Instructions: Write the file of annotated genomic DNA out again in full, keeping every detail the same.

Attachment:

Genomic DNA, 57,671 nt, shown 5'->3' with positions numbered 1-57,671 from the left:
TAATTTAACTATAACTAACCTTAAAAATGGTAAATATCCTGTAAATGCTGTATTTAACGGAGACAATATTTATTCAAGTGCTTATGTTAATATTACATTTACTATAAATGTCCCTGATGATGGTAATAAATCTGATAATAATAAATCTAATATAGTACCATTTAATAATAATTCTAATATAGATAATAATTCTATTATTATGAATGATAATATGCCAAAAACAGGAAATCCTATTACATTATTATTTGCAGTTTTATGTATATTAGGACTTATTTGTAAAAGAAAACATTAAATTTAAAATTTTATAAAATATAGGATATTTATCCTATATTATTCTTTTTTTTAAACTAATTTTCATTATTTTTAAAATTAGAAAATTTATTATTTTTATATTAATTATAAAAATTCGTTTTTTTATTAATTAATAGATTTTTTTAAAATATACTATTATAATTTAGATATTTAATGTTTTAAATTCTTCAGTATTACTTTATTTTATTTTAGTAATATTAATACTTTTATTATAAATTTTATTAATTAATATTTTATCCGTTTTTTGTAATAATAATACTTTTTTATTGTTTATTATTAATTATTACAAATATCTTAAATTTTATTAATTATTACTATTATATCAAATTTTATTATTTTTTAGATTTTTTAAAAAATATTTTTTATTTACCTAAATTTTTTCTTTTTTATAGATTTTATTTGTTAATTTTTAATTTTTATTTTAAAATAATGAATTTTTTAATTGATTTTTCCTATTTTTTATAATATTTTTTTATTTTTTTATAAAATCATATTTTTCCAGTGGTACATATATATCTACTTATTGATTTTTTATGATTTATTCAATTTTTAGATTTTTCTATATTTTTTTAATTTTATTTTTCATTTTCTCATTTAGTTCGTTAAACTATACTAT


Genomic DNA, 57,671 nt, shown 5'->3' with positions numbered 1-57,671 from the left:
TAATTTAACTATAACTAACCTTAAAAATGGTAAATATCCTGTAAATGCTGTATTTAACGGAGACAATATTTATTCAAGTGCTTATGTTAATATTACATTTACTATAAATGTCCCTGATGATGGTAATAAATCTGATAATAATAAATCTAATATAGTACCATTTAATAATAATTCTAATATAGATAATAATTCTATTATTATGAATGATAATATGCCAAAAACAGGAAATCCTATTACATTATTATTTGCAGTTTTATGTATATTAGGACTTATTTGTAAAAGAAAACATTAAATTTAAAATTTTATAAAATATAGGATATTTATCCTATATTATTCTTTTTTTTAAACTAATTTTCATTATTTTTAAAATTAGAAAATTTATTATTTTTATATTAATTATAAAAATTCGTTTTTTTATTAATTAATAGATTTTTTTAAAATATACTATTATAATTTAGATATTTAATGTTTTAAATTCTTCAGTATTACTTTATTTTATTTTAGTAATATTAATACTTTTATTATAAATTTTATTAATTAATATTTTATCCGTTTTTTGTAATAATAATACTTTTTTATTGTTTATTATTAATTATTACAAATATCTTAAATTTTATTAATTATTACTATTATATCAAATTTTATTATTTTTTAGATTTTTTAAAAAATATTTTTTATTTACCTAAATTTTTTCTTTTTTATAGATTTTATTTGTTAATTTTTAATTTTTATTTTAAAATAATGAATTTTTTAATTGATTTTTCCTATTTTTTATAATATTTTTTTATTTTTTTATAAAATCATATTTTTCCAGTGGTACATATATATCTACTTATTGATTTTTTATGATTTATTCAATTTTTAGATTTTTCTATATTTTTTTAATTTTATTTTTCATTTTCTCATTTAGTTCGTTAAACTATACTAT